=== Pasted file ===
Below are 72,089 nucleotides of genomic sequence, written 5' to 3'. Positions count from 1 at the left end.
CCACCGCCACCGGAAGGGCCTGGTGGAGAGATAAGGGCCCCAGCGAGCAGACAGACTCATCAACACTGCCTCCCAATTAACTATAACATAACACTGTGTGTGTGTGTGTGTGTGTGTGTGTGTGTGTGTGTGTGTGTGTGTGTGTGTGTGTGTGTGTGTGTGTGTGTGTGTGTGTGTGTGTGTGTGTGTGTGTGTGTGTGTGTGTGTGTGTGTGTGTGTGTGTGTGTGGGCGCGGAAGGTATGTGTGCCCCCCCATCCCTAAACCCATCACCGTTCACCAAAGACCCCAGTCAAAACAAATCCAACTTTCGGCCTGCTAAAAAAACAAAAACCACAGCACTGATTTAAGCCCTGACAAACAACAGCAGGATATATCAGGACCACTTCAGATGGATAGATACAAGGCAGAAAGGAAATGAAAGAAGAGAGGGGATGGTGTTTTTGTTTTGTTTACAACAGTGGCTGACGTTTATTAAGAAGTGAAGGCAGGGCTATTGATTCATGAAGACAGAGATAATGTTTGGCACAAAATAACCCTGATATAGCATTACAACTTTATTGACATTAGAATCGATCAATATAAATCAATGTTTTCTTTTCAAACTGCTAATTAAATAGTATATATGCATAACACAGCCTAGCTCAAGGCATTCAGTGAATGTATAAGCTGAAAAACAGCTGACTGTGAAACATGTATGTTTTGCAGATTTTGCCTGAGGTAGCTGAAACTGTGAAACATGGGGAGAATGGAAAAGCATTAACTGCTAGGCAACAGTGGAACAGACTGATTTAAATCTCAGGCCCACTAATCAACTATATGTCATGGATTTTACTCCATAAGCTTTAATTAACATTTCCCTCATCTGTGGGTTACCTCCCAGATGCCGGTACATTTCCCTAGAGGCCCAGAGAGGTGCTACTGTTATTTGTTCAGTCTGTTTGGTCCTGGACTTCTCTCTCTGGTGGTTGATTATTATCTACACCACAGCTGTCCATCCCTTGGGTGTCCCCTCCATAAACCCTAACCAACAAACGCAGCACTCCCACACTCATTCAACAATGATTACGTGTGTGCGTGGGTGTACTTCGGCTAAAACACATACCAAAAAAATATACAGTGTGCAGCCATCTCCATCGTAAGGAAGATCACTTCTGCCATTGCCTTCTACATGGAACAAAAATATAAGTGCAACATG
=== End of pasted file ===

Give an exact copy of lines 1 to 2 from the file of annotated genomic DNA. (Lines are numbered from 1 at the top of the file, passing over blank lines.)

Below are 72,089 nucleotides of genomic sequence, written 5' to 3'. Positions count from 1 at the left end.
CCACCGCCACCGGAAGGGCCTGGTGGAGAGATAAGGGCCCCAGCGAGCAGACAGACTCATCAACACTGCCTCCCAATTAACTATAACATAACACTGTGTGTGTGTGTGTGTGTGTGTGTGTGTGTGTGTGTGTGTGTGTGTGTGTGTGTGTGTGTGTGTGTGTGTGTGTGTGTGTGTGTGTGTGTGTGTGTGTGTGTGTGTGTGTGTGTGTGTGTGTGTGTGTGTGTGGGCGCGGAAGGTATGTGTGCCCCCCCATCCCTAAACCCATCACCGTTCACCAAAGACCCCAGTCAAAACAAATCCAACTTTCGGCCTGCTAAAAAAACAAAAACCACAGCACTGATTTAAGCCCTGACAAACAACAGCAGGATATATCAGGACCACTTCAGATGGATAGATACAAGGCAGAAAGGAAATGAAAGAAGAGAGGGGATGGTGTTTTTGTTTTGTTTACAACAGTGGCTGACGTTTATTAAGAAGTGAAGGCAGGGCTATTGATTCATGAAGACAGAGATAATGTTTGGCACAAAATAACCCTGATATAGCATTACAACTTTATTGACATTAGAATCGATCAATATAAATCAATGTTTTCTTTTCAAACTGCTAATTAAATAGTATATATGCATAACACAGCCTAGCTCAAGGCATTCAGTGAATGTATAAGCTGAAAAACAGCTGACTGTGAAACATGTATGTTTTGCAGATTTTGCCTGAGGTAGCTGAAACTGTGAAACATGGGGAGAATGGAAAAGCATTAACTGCTAGGCAACAGTGGAACAGACTGATTTAAATCTCAGGCCCACTAATCAACTATATGTCATGGATTTTACTCCATAAGCTTTAATTAACATTTCCCTCATCTGTGGGTTACCTCCCAGATGCCGGTACATTTCCCTAGAGGCCCAGAGAGGTGCTACTGTTATTTGTTCAGTCTGTTTGGTCCTGGACTTCTCTCTCTGGTGGTTGATTATTATCTACACCACAGCTGTCCATCCCTTGGGTGTCCCCTCCATAAACCCTAACCAACAAACGCAGCACTCCCACACTCATTCAACAATGATTACGTGTGTGCGTGGGTGTACTTCGGCTAAAACACATACCAAAAAAATATACAGTGTGCAGCCATCTCCATCGTAAGGAAGATCACTTCTGCCATTGCCTTCTACATGGAACAAAAATATAAGTGCAACATG